419. Telegram From Secretary of State Rogers to the Department of State1

Secto 192/3549. Following is Noforn, FYI only, uncleared and subject to revision on review.

Memorandum of conversation: FM Chow (Republic of China) October 14, 1971; 12:30 PM 35A Waldorf. Chirep.

1.
Participants: Republic of China—FM Chow, Ambassador Liu, Dr. Chien; US—The Secretary, Mr. Pedersen, Mr. DePalma, Mr. Murphy (reporting officer).
2.
Summary: FonMin Chow requested public statement by President Nixon on Chirep and suggested that if IQ fails and AR is adopted we should consider taking expulsion case to Security Council where veto applies. The Secretary observed that US veto on this might be overturned, and Chow agreed but said at least it would look like we tried. Chow also requested Presidential letter to Botswana. The Secretary said we still expect to win on the IQ. End Summary.
3.
FonMin Chow expressed appreciation for the Secretary’s hard work on behalf of the ROC, but said our enemies are spreading rumors that the White House is working at cross purposes, and this greatly disturbs those who are still undecided. He requested that the Secretary discuss with President Nixon a statement of Presidential support for our efforts on Chirep. The Secretary said the President had already made a strong statement to Moro and asked which countries were most affected. Chow said some Latin American and African countries, particularly Panama and Mexico, who say the lack of a White House statement on Chirep shows the US is not sincere. The Secretary said something will be done about this, and Chow pointed out that he felt a public statement from the President was required.
4.
Chow said our two Missions have been working closely together, and we should maintain confident attitude. At same time he asked if the US had a fall-back position in case our present program fails. The Secretary said he did not think there was one, and asked if Chow had one. Chow stated that of course the ROC cannot even mention such a thing for the other side would spread damaging rumors, and that they could not show any sign of weakness, but that they were thinking, if they lose on the IQ and the AR is adopted then the US is [Page 833]released from its commitment to get the PRC in the SC and keep the ROC in, he felt the matter would then revert to the issue of expulsion. He wondered if we would cite Article 6 of the UN Charter on expulsion of a member and fight the battle in the SC, where the US could veto. The Secretary asked if this was based on grounds that the AR refers to expulsion and the Charter requires a 2/3 vote, and Chow agreed, saying that Article 6 also applies. Mr. DePalma pointed out that the AR refers to expulsion of a representative rather than a member and that, in any event, the question was where we could find the votes.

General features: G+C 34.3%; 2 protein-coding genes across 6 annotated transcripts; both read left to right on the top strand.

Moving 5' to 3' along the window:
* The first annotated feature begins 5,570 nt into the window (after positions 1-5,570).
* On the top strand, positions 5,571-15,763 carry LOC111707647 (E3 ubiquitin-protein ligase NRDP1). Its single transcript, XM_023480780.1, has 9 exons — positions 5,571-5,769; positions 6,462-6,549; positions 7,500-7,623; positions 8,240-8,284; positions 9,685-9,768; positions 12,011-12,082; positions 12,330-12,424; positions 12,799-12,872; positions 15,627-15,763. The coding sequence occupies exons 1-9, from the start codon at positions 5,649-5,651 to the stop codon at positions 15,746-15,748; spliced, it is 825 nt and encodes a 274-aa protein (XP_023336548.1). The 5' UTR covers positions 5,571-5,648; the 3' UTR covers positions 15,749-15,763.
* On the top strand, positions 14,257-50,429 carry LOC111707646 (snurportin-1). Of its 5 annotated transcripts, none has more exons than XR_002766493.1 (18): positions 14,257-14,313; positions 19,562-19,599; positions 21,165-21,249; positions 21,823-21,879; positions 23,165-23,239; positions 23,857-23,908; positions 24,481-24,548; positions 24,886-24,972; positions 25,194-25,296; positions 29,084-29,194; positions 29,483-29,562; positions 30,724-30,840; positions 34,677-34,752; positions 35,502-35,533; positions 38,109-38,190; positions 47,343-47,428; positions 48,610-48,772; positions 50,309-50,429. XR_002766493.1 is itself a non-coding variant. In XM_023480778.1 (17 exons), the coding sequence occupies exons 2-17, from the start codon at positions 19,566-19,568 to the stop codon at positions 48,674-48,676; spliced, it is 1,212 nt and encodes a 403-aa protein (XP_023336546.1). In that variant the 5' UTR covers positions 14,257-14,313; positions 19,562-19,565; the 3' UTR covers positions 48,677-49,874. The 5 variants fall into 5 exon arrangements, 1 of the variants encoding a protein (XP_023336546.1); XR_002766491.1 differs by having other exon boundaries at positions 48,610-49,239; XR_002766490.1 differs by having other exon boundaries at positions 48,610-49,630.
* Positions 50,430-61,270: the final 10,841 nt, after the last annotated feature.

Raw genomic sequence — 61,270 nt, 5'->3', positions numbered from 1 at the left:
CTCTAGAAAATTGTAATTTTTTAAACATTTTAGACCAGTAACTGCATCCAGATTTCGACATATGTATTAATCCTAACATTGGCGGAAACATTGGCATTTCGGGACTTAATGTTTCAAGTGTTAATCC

5.
The Secretary asked about the procedure on credentials, and wondered why this procedure was not being used by the other side. He observed that they had by-passed the traditional method of testing credentials. Mr. Pedersen remarked that we had never wanted to argue on those grounds because the Credentials Committee goes by majority vote. He commented that the Soviets take the position that representation matters should not go to the Credentials Committee, which can only check the signatures of FonMin’s on credentials, and added that we have essentially gone along with that position. Mr. Pedersen remarked that the PRC has never attempted to present any credentials and FonMin Chow observed that this time they would do so.